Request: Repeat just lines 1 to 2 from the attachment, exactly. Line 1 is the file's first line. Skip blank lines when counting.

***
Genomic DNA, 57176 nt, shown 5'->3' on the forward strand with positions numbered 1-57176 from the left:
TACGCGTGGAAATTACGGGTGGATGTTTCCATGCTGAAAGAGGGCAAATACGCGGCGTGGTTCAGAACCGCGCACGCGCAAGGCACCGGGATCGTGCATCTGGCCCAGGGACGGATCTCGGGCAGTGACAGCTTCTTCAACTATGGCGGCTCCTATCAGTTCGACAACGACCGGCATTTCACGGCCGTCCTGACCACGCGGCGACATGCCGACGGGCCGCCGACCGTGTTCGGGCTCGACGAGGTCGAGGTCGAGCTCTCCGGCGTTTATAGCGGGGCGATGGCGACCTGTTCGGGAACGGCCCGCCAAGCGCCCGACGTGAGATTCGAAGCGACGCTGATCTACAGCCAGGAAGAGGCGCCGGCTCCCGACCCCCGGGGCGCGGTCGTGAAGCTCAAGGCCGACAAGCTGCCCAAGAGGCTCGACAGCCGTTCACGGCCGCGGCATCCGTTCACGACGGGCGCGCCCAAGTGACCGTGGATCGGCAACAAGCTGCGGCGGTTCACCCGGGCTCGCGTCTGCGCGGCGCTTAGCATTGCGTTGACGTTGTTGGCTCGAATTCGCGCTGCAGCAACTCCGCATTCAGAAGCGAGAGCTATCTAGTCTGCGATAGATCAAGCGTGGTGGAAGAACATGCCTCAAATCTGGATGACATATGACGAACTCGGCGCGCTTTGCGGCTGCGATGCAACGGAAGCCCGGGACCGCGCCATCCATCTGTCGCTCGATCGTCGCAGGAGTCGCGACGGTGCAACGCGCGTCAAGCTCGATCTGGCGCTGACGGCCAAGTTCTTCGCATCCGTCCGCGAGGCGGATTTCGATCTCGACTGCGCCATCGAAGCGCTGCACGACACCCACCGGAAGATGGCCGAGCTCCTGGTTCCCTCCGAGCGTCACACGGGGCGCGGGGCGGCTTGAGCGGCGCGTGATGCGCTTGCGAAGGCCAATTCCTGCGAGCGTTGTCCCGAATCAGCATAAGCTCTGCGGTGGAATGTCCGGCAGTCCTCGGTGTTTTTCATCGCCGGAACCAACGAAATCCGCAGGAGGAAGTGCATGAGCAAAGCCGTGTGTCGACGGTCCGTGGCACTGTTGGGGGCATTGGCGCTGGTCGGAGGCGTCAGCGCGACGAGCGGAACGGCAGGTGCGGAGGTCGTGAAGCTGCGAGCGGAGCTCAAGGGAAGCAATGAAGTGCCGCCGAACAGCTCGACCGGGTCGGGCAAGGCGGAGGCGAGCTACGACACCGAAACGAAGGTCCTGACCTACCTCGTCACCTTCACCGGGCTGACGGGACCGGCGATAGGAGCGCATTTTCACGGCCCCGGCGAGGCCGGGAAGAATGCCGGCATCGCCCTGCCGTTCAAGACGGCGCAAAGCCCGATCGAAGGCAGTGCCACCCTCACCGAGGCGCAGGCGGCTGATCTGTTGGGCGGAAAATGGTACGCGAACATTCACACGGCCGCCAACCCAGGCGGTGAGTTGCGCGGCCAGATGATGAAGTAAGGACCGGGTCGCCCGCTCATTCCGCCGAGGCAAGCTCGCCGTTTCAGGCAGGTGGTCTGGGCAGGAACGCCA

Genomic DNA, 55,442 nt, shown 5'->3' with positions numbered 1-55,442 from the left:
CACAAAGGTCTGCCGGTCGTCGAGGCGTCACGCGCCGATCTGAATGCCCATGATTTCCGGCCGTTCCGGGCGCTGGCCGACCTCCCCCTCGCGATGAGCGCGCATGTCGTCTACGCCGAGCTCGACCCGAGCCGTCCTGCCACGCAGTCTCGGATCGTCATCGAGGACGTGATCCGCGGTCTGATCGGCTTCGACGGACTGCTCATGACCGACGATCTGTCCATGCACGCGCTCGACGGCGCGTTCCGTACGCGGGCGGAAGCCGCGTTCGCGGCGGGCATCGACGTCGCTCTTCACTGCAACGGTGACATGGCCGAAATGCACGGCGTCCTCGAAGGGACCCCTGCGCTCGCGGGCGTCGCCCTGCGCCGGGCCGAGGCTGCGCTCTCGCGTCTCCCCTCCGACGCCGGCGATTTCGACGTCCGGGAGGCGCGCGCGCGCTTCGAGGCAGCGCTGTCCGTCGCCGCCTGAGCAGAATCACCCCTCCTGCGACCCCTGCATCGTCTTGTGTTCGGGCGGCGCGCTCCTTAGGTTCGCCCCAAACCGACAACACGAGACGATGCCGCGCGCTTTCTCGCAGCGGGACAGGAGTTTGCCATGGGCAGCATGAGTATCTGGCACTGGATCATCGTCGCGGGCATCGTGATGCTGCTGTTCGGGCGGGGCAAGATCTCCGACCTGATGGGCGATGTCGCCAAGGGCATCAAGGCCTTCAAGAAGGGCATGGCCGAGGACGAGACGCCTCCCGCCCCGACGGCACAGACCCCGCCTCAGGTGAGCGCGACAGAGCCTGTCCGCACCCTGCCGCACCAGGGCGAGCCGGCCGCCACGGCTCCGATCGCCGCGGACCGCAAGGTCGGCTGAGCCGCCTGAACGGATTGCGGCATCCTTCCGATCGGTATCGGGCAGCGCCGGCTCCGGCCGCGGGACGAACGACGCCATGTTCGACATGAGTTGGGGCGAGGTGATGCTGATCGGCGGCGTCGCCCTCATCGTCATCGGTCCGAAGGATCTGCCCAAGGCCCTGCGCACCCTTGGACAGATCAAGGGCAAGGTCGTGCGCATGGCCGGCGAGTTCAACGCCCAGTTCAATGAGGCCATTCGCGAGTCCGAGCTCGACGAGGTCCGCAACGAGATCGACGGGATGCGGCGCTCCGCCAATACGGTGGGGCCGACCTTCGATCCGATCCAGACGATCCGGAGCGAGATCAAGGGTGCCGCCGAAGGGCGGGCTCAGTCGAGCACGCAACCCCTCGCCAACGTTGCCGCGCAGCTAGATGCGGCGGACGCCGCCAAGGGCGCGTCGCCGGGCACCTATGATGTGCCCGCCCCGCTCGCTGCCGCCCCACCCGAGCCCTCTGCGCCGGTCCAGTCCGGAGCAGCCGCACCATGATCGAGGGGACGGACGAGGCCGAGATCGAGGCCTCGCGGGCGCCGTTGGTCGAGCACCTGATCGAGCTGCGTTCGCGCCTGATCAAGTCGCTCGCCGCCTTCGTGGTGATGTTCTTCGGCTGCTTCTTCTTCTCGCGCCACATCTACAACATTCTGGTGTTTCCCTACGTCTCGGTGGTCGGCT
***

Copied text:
Genomic DNA, 57176 nt, shown 5'->3' on the forward strand with positions numbered 1-57176 from the left:
TACGCGTGGAAATTACGGGTGGATGTTTCCATGCTGAAAGAGGGCAAATACGCGGCGTGGTTCAGAACCGCGCACGCGCAAGGCACCGGGATCGTGCATCTGGCCCAGGGACGGATCTCGGGCAGTGACAGCTTCTTCAACTATGGCGGCTCCTATCAGTTCGACAACGACCGGCATTTCACGGCCGTCCTGACCACGCGGCGACATGCCGACGGGCCGCCGACCGTGTTCGGGCTCGACGAGGTCGAGGTCGAGCTCTCCGGCGTTTATAGCGGGGCGATGGCGACCTGTTCGGGAACGGCCCGCCAAGCGCCCGACGTGAGATTCGAAGCGACGCTGATCTACAGCCAGGAAGAGGCGCCGGCTCCCGACCCCCGGGGCGCGGTCGTGAAGCTCAAGGCCGACAAGCTGCCCAAGAGGCTCGACAGCCGTTCACGGCCGCGGCATCCGTTCACGACGGGCGCGCCCAAGTGACCGTGGATCGGCAACAAGCTGCGGCGGTTCACCCGGGCTCGCGTCTGCGCGGCGCTTAGCATTGCGTTGACGTTGTTGGCTCGAATTCGCGCTGCAGCAACTCCGCATTCAGAAGCGAGAGCTATCTAGTCTGCGATAGATCAAGCGTGGTGGAAGAACATGCCTCAAATCTGGATGACATATGACGAACTCGGCGCGCTTTGCGGCTGCGATGCAACGGAAGCCCGGGACCGCGCCATCCATCTGTCGCTCGATCGTCGCAGGAGTCGCGACGGTGCAACGCGCGTCAAGCTCGATCTGGCGCTGACGGCCAAGTTCTTCGCATCCGTCCGCGAGGCGGATTTCGATCTCGACTGCGCCATCGAAGCGCTGCACGACACCCACCGGAAGATGGCCGAGCTCCTGGTTCCCTCCGAGCGTCACACGGGGCGCGGGGCGGCTTGAGCGGCGCGTGATGCGCTTGCGAAGGCCAATTCCTGCGAGCGTTGTCCCGAATCAGCATAAGCTCTGCGGTGGAATGTCCGGCAGTCCTCGGTGTTTTTCATCGCCGGAACCAACGAAATCCGCAGGAGGAAGTGCATGAGCAAAGCCGTGTGTCGACGGTCCGTGGCACTGTTGGGGGCATTGGCGCTGGTCGGAGGCGTCAGCGCGACGAGCGGAACGGCAGGTGCGGAGGTCGTGAAGCTGCGAGCGGAGCTCAAGGGAAGCAATGAAGTGCCGCCGAACAGCTCGACCGGGTCGGGCAAGGCGGAGGCGAGCTACGACACCGAAACGAAGGTCCTGACCTACCTCGTCACCTTCACCGGGCTGACGGGACCGGCGATAGGAGCGCATTTTCACGGCCCCGGCGAGGCCGGGAAGAATGCCGGCATCGCCCTGCCGTTCAAGACGGCGCAAAGCCCGATCGAAGGCAGTGCCACCCTCACCGAGGCGCAGGCGGCTGATCTGTTGGGCGGAAAATGGTACGCGAACATTCACACGGCCGCCAACCCAGGCGGTGAGTTGCGCGGCCAGATGATGAAGTAAGGACCGGGTCGCCCGCTCATTCCGCCGAGGCAAGCTCGCCGTTTCAGGCAGGTGGTCTGGGCAGGAACGCCA